Digital revenues will overtake traditional by 2015

The average revenue of media and entertainment (M&E) companies will shortly cross the 50 per cent mark from majority traditional to majority digital, according to a new report by Ernst & Young that surveyed more than 550 senior executives from global M&E companies. Today, revenue from digital is 47 per cent and survey respondents say that by 2015 it will account for 57 per cent of revenue – thus making digital the new norm and the primary source of revenue for M&E companies.

The study goes on to identify characteristics of M&E “digital leaders” – companies that are using new technology not only to deliver digital products and services, but to build more agile organisations capable of sensing and responding far faster to shifting customer expectations and marketplace opportunities and risks. The digital leaders are pioneering the path to a higher level of organisational agility as the M&E industry transitions to digital as its new norm.

“Mobile-social-cloud and big data analytics technologies are game-changers for M&E firms,” says
 Pat Hyek, Global Technology Industry Leader, Ernst & Young. “These technologies can help M&E digital leaders who broke ahead of the pack in the early stages of digital to extend their advantages, as well as offer opportunities for those who fell behind to adapt quickly and catch up.”

According to the report, a major differentiator between these digital leaders and other survey respondents is a greater emphasis on mobile-social-cloud and big data analytics technologies for internal collaboration. For example, digital leaders are 60 per cent more likely than all other respondents to emphasise the importance of social media for internal communication among employees: 67 per cent said it was “very” or “extremely” important, versus 42 per cent of all others. The study points to the kind of rapid collaboration that is enabled by social networks and characteristic of an agile organisation, where silos are broken down by the ready flow of information.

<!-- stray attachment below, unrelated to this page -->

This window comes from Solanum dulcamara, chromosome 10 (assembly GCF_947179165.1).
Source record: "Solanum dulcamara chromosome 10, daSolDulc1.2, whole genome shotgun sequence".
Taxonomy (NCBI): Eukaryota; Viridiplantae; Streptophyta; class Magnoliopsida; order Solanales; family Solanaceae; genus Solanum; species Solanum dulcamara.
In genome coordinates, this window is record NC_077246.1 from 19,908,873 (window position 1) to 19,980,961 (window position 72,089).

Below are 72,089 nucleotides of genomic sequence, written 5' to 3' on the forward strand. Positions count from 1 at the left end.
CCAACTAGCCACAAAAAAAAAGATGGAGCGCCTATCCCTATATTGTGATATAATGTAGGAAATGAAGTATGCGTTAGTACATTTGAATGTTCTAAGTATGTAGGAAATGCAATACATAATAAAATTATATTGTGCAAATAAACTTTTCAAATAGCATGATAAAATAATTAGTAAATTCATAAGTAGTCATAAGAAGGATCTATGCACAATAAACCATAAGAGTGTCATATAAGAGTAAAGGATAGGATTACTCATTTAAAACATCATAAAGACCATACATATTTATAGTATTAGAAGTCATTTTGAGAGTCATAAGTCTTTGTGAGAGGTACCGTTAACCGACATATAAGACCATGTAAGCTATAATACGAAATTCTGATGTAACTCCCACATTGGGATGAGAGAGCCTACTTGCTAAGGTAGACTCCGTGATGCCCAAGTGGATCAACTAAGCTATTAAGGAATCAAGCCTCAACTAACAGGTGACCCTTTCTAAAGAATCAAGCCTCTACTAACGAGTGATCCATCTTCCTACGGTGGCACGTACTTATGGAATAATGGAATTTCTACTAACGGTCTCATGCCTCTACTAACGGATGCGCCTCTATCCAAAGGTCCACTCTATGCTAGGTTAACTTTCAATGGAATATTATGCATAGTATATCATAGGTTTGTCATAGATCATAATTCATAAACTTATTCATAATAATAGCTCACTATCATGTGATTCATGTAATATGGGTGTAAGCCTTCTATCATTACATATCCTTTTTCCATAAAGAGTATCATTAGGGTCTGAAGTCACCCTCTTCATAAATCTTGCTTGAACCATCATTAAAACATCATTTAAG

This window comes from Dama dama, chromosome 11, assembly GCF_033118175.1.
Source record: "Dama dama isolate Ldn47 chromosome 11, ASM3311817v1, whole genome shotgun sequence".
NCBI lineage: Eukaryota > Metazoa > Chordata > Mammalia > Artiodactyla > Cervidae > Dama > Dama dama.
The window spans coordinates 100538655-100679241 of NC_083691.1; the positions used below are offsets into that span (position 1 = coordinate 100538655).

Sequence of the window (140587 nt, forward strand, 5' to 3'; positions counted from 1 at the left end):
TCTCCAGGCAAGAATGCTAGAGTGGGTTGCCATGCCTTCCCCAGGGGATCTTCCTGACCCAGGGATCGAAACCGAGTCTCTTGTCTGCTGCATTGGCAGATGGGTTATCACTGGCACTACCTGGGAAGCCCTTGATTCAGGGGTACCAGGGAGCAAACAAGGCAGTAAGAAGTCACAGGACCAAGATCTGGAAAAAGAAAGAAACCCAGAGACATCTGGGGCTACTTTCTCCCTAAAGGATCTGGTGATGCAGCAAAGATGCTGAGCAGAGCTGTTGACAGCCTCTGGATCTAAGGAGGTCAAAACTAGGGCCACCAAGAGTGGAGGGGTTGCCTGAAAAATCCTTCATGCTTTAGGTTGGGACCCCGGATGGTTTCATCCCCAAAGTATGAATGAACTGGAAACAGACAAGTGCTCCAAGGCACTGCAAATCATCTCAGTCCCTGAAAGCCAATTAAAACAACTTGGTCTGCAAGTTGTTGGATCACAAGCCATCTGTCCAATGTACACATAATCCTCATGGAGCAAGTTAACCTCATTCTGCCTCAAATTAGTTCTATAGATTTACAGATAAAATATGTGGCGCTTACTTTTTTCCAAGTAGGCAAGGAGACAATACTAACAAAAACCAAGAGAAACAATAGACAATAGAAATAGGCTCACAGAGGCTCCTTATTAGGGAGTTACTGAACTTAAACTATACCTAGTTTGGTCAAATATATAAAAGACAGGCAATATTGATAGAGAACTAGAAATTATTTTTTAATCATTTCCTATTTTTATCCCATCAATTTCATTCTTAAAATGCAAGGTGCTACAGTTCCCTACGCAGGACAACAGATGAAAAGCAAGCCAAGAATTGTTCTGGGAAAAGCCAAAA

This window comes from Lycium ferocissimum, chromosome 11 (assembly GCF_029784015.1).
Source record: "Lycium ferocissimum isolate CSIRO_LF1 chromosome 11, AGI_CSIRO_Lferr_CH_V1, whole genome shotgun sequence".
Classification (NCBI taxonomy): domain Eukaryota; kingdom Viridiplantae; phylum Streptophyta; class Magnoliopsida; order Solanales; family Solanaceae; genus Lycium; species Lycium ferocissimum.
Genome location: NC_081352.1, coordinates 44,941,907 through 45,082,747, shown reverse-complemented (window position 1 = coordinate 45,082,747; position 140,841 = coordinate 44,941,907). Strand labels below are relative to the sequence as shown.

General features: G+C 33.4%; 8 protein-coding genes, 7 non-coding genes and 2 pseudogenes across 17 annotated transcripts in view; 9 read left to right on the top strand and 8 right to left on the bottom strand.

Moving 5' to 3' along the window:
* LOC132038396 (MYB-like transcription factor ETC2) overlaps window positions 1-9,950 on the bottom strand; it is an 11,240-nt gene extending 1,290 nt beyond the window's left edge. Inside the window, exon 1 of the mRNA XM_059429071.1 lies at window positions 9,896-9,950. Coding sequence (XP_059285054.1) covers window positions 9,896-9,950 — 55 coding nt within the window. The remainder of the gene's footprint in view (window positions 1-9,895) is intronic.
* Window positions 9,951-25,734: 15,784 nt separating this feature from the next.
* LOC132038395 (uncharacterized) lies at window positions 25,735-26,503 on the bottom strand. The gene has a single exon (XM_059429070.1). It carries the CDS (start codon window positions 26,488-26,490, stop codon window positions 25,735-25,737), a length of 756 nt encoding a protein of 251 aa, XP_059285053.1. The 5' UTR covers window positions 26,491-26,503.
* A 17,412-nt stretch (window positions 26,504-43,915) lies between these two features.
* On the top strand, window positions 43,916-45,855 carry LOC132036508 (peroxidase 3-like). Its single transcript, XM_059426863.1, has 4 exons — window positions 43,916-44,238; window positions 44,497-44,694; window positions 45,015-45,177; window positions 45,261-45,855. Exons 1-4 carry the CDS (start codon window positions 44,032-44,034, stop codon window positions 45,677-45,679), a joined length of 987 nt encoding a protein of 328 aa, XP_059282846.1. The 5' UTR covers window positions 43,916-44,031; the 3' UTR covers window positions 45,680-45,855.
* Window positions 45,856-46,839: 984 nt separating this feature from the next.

The study shows that digital leaders’ advanced social listening programmes, leading-edge analytics and cloud-based infrastructure enable rapid deployment of new products and resources, and give companies the ability to quickly learn from and fix mistakes. This organisational agility is necessary
to meet the demands of rapidly evolving digital consumer behaviour.

“Media & Entertainment companies no longer live in a world where everything lives in ‘their’ world. It’s a connected eco-system with consumer technology leading the way,” says John Nendick, Global Media & Entertainment Leader, Ernst & Young.
Other results from the survey include:

•    Technology alliances: Digital leaders emphasise alliances that let them act faster than “going it alone”; 51 per cent rank alliances with technology and other M&E partners among their top three strategic priorities for digital transformation, vs. 30 per cent for others.

•    Second-generation deployments: Digital leaders were generally more than twice as likely to incorporate lessons learned from initial technology deployments to achieve more advanced functionality. For example, 49 per cent of digital leaders use second-generation mobile technologies to develop products/services vs. 16 per cent of all others.

•    Smart mobility: Similarly, 32 per cent of digital leaders use second-generation or later techniques in mobility to enhance employee engagement and communication, vs. 13 per cent of all others.

•    Cloud: Digital leaders emphasize the importance of cloud computing to enhance internal and customer-facing flexibility. For example, 74 per cent of digital leaders say it’s important to host business tools in the cloud, vs. 49 per cent of all others; and 43 per cent of digital leaders use second-generation cloud solutions to speed product/service development vs. 12 per cent of all others.

•    Big data analytics: Digital leaders are three times more likely than other respondents to use second-generation big data analytics techniques to improve customer engagement (26 per cent vs. 9 per cent). Among all respondents, 66 per cent rely on in-house resources to get insight into customers yet 41 per cent say they gain no insight from their data, suggesting they don’t have the right big data analytics tools or skills in place and may be better off partnering to access external resources.

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